Freiberg disease is an uncommon condition which was described by Alfred H. Freiberg in 1914.
Freiberg disease or infraction is a painful collapse of the articular surface of the metatarsal head. Second or third metatarsal heads are most commonly involved. First and fifth metatarsals show least common involvements. Bilateral involvement has been reported to occur in less than 10% of patients.
Most of the cases of infraction are not symptomatic or may resolve spontaneously.
The disease affects females five times more commonly than males.
It most commonly occurs in adolescence through the second decade of life through the disease has been reported in as early as 8 years and as old as 77 years.
Causes of Freiberg Disease
In adolescents, Freiberg disease is thought to be a growth disturbance and belongs to the group of the disease called osteochondrosis. Though Freiberg thought trauma as the cause of the condition exact etiology has still not been explained.
Freiberg disease in adults is thought to represent a different process though they have similar radiological features. The primary cause may be vascular or traumatic
In this theory, the primary event is an injury to the blood supply of metatarsal either direct or repetitive. Some patients may have a greater risk due to their anatomic variances of blood supply.
The other theory believes trauma to be a predominant etiological factor. Again, it may be a single instance of trauma or multiple repetitive micro injuries.
Long metatarsals have been recorded as a factor for this diseases. Certain patients may be anatomically predisposed due to local, mechanical, vascular, and developmental factors.
Presentation of Freiberg Disease
The patient usually complaints of pain in the forefoot which is related to activity and is also present on passive motion of metatarsophalangeal joints. There could be associated stiffness and limp on walking.
The patient may or may not give a history of trauma.
The patient might also present with chronic pain in the forefoot area with frequent exacerbation.
On examination, the area involved would be tender and might reveal some swelling as well. The range of motion of the affected joint would be decreased.
A few patients are completely asymptomatic and noted only on radiographs taken for other purposes.
Anteroposterior and oblique views are routinely done for foot afflictions and are basic x-rays for Freiberg disease too. Early radiographs may show only sclerosis and widening of the joint space but radiographs in a later stage show with the collapse of the metatarsal head. Fragmentation of the head and osteochondral loose bodies may be visible in further stages.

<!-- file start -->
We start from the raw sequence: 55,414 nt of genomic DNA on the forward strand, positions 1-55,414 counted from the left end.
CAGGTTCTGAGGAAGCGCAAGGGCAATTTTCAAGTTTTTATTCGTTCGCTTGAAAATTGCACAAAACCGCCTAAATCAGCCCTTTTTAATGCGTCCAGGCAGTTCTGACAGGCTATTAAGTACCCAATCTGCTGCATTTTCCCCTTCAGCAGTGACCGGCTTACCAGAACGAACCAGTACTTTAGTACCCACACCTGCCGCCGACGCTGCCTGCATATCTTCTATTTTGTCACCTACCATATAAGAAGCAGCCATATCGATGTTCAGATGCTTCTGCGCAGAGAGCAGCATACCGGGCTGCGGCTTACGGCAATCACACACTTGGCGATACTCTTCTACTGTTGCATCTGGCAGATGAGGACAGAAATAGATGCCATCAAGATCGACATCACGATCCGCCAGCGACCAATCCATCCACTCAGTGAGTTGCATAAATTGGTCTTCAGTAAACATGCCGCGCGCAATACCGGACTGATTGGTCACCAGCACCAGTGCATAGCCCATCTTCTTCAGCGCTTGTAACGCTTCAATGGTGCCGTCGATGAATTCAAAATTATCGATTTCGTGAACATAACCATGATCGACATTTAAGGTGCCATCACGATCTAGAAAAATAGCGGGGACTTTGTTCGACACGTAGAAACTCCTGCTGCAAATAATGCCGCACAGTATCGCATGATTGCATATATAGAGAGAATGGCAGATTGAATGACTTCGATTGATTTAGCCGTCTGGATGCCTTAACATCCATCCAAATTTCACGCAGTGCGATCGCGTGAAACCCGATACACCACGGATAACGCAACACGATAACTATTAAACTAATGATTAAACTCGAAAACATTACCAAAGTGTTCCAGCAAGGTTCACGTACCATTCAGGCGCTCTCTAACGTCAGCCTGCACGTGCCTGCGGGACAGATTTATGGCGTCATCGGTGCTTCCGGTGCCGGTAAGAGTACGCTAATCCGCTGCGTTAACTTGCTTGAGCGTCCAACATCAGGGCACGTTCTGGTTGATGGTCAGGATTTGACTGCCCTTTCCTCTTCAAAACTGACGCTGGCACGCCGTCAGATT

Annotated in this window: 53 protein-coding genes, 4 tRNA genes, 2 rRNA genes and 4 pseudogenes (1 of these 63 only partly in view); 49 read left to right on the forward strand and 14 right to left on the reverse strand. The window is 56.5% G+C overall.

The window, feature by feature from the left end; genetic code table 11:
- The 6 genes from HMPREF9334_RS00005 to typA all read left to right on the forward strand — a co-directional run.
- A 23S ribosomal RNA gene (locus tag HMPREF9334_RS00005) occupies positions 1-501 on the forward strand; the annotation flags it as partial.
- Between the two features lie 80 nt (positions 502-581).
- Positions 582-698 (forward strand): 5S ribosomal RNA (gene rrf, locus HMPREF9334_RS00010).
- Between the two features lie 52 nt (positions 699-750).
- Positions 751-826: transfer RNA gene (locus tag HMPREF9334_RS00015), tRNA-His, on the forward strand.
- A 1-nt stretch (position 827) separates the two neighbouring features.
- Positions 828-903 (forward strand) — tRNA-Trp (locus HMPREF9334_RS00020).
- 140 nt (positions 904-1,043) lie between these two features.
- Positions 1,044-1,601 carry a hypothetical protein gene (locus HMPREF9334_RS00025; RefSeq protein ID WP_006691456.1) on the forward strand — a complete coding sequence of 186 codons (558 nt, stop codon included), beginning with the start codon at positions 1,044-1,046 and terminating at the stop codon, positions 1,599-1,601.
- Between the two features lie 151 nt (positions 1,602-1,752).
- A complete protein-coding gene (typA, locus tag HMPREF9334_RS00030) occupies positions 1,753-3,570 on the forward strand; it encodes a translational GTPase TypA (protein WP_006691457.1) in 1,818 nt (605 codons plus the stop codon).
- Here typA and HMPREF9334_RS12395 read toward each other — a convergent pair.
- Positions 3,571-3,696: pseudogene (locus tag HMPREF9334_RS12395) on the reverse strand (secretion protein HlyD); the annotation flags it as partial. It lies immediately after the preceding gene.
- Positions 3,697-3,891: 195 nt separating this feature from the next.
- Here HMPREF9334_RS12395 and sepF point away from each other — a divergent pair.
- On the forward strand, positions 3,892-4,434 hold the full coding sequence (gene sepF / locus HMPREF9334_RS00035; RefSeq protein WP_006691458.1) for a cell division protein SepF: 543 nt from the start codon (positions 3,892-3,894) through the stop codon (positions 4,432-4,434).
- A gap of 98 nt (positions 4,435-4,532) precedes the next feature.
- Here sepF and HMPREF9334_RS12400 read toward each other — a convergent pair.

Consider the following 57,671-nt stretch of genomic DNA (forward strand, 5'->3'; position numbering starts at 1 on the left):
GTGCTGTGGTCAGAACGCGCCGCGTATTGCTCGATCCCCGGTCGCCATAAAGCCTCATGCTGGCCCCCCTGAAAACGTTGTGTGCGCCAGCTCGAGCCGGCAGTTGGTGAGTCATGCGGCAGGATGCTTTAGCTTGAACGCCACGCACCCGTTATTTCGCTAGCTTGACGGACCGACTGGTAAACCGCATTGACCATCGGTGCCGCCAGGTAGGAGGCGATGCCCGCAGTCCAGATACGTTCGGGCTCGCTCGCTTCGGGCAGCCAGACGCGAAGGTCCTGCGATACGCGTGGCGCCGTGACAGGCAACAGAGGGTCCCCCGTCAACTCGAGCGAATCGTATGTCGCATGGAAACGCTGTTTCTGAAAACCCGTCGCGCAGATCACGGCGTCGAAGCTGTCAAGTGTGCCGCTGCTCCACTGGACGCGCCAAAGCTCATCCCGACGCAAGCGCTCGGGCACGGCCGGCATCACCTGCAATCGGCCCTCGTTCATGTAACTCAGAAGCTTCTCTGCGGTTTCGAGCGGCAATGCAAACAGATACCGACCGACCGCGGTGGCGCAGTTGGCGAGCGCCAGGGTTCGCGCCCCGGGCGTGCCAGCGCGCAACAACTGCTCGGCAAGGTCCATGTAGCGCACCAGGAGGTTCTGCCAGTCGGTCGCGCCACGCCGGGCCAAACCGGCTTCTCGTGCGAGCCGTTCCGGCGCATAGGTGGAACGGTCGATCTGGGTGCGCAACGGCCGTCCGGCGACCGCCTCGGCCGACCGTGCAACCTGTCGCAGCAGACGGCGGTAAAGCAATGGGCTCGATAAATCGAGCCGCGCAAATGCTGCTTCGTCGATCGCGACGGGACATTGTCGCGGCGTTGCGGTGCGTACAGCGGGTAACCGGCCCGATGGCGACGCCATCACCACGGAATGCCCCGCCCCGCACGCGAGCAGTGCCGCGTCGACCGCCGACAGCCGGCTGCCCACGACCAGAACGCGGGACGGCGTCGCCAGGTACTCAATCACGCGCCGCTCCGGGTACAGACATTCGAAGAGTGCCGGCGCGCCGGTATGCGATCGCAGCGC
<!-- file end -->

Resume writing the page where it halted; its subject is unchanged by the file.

Use of bone scintigraphy in early stages may show a cold lesion or decreased uptake in early stages and an increased uptake in the later stage when the head gets revascularized. The diagnostic or prognostic significance of bone scintigraphy is not known.
Magnetic resonance imaging has been advocated for preoperative evaluation, especially if an osteotomy is planned.
Staging of Freiberg Disease
It is most widely used and is based on radiological changes.
I – Fissure develops in the ischemic epiphysis. Opposing cancellous bone on either side of the fissure appears sclerotic.
II – Collapse. central resorption of bone within the metatarsal head causes the subchondral bone to subside.
III – Peripheral irregularities present. Continued resorption allows the subchondral bone to sink further centrally into the head, creating peripheral irregularities of the intact joint surface.
An isthmus of the articular cartilage on the plantar aspect of the metatarsal head remains intact.
IV – Osteochondral Loose body.
V – Flattening deformity and arthrosis. Only the plantar aspect of the metatarsal head where the final isthmus of cartilage fractured retains its original contour. The shaft of the metatarsal becomes thickened and dense.
Treatment of Freiberg Disease
Quite a number of patients in stage I-III may resolve spontaneously or with conservative treatment. The patients who do not respond to conservative treatment in the above-listed stages as well those who fall in stage IV & V require surgery.
The goal of therapy is to rest the joint to allow inflammation and mechanical irritation to resolve.
In acute presentations, a simple below knee non-weight-bearing cast may be sufficient. In nonacute presentations, weight bearing cast may be given.
Shoe modifications in the form of inserts with metatarsal bars or pads, rigid shanks, or a rocker bottom, may be helpful. Activity modification during exacerbations may help to prevent the aggravating symptoms of pain and swelling.
Symptomatic analgesic drugs might be taken. Few physicians recommend steroid injections too.
In patients who do not respond to the medical treatment or those who are in stage IV and V, the following options can be considered –
- Simple debridement – It can be done alone or combined with other procedures including excision of the metatarsal head, hemiphalangectomy, and loose body excision.
- Bone grafting
- Dorsal closing wedge osteotomies – Reorienting the intact cartilage on the plantar surface to articulate with the base of the proximal phalanx.
- Shortening osteotomy – To shorten the second metatarsal
- Resection arthroplasty – Involves resection of the base of the proximal phalanx or of the metatarsal head. Not done nowadays
- Total small joint arthroplasty using a silicone prosthesis
- Core decompression – Multiple drill holes with Kwire
- Osteochondral plug transplantation
In stage I or II grafting and elevation of the collapsed articular surface is recommended.
For advanced lesions, the treatment needs to be individualized.
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